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When Dining Is Dangerous

By Olivia S. Graham
Olivia S. Graham ’21 is a Computer Science concentrator in Pforzheimer House.

My mom was driving me home from the airport when I first listened to the 40-second voicemail from my doctor, confirming the results of my biopsy. I had just finished up my sophomore year at Harvard, and the last thing I was expecting was to be diagnosed with celiac disease.

Celiac disease is an autoimmune disease for which the only effective treatment is a lifelong gluten-free diet. I used to be an adventurous eater, but today, most food items scare me. Something that tastes good in the moment might leave me fully incapacitated for the rest of the day, lying in bed with a head-splitting migraine and stomach pain.

Sure, bread and pasta are off-limits. But, did the kitchen use clean utensils? Was the food prepared on shared surfaces? I have a million questions. When 20 parts per million of gluten threaten your health, every meal you eat represents a risk.

I took the fall semester off for an internship and learned how to manage my newfound restrictions while living on my own. But I was shocked to learn how difficult it would be to manage these same restrictions at Harvard. Last October, I visited campus, excited to see my blockmates and feel like a student again. However, walking into the dining hall, I felt a wave of stress wash over me. Sure, some of the ingredients were listed in minuscule print — but I had no way of knowing how the food had been prepared. I had no way of knowing if it would make me sick.

I grabbed some fruit and choked back tears as I thought about how difficult navigating food at Harvard would be. I felt distinctly other, overlooked by the current system in place. All I wanted was to feel like a Harvard student again, but it was clear that with my diagnosis, Harvard no longer felt like home.

Given the lack of information online, I reached out to the Accessible Education Office and Harvard University Dining Services to learn more about how I was meant to navigate the dining halls. I learned that as a student with celiac, if I want to eat a safe meal, I should email a specific dining hall the day before and let them know what I want to eat. I am meant to follow this “email method” for all meals, every single day that I am on campus.

A big part of my Harvard experience has been spontaneity — I go to office hours and sometimes eat there. I eat with friends in their residential Houses. The current system of dietary accommodations unfairly constrains students with allergies, preventing them from freely participating in activities at Harvard. It should not be this difficult to access safe food.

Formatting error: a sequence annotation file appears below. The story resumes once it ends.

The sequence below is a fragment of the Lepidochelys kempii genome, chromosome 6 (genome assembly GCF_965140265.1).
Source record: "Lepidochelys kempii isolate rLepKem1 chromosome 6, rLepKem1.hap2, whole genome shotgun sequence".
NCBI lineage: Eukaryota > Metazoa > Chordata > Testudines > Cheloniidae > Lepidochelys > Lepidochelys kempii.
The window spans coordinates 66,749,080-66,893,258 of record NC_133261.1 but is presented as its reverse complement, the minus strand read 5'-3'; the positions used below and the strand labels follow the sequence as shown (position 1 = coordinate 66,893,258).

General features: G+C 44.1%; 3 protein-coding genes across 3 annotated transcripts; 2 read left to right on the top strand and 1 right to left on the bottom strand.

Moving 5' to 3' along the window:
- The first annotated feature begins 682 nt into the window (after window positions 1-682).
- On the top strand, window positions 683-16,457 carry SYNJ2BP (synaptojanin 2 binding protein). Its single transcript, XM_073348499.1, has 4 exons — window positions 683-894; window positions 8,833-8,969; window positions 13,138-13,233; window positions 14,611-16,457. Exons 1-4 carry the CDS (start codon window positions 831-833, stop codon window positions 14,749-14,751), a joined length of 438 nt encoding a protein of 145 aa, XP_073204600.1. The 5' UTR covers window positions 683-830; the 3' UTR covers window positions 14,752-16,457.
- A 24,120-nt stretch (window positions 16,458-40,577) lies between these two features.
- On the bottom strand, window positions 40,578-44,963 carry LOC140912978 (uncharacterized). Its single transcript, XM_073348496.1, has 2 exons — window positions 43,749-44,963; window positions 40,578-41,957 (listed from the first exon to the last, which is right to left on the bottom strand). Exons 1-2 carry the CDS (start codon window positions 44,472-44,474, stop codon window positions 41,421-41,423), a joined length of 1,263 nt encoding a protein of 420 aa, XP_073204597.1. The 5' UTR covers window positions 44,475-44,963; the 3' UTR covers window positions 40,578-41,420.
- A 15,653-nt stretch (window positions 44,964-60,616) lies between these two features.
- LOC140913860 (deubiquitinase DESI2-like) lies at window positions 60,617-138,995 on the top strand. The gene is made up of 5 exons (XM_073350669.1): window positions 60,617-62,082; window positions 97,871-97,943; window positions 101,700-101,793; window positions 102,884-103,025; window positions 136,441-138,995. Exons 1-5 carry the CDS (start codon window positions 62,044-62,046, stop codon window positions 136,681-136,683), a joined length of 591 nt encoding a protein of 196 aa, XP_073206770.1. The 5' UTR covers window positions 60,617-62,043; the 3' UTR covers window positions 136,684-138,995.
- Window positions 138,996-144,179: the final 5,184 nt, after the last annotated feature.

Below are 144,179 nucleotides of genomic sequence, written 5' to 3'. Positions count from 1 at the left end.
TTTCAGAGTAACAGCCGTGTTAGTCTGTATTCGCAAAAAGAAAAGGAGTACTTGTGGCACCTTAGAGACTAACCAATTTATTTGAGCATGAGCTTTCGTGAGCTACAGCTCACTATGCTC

I conducted an informal survey, and found that students on campus echoed my concerns. Some students found themselves unable to eat in the dining halls, despite having to pay for an unlimited meal plan. Some had given up trying to obtain reasonable accommodations, defeated by a system that refused to listen to their concerns. Some students found the “email method” to be such an inconvenience that they parsed the ingredient lists instead, and sometimes suffered allergic reactions.

Think about that — the current system is so difficult that some students choose to risk their health rather than follow it. I was devastated. My peers had confirmed what I suspected: Living with a dietary restriction at Harvard is no easy task.

I spent hours speaking to the Dean of Students Office, the AEO, and HUDS, only to be told that the accommodations in place should be sufficient. My only frustration grew when I researched the protocols in place at peer institutions such as Stanford, Yale, Columbia, or Cornell and found that Harvard’s protocols greatly lagged behind them, rendering Harvard far less accessible to students with allergies or dietary restrictions.

At Stanford, for example, a full-time nutritionist works with allergic students to ensure accessible food options. Stanford Dining identifies the top 9 major allergens that are contained in, or may have come in contact with, the foods that they serve. Among the Ivy League, while Columbia, Yale, Cornell, and many others have already gone above and beyond to accommodate students with allergies, why has Harvard been so slow to identify top allergens on the serving line and hire a dietitian on the dining staff?

After my diagnosis, I found myself thinking about whether I would have chosen to attend Harvard had I been diagnosed earlier, given that other schools have far more robust programs in place to accommodate students like me.

When my younger sister was diagnosed with celiac disease a few months after me, I nearly cautioned her not to apply to Harvard. Eating at Harvard is a hassle. The friction inherent to the current accommodations is not only disappointing but embarrassing for the University as a whole.

After months of calling, it seems that the administration is finally beginning to understand: These protocols need to change. I appreciate the time that HUDS, the AEO, and Dean of the College Rakesh Khurana, as well as President Lawrence S. Bacow, have spent discussing this topic with me. I am especially thankful to Philip Zeller, my dining hall manager, who could not have been more helpful and accommodating throughout this process. But, I still cannot recommend this process to my sister: The system in place limits my ability to navigate Harvard freely.

I may be a Harvard student with celiac disease, but I am still a Harvard student. And I know one thing for sure: Harvard must do better.

Olivia S. Graham ’21 is a Computer Science concentrator in Pforzheimer House.

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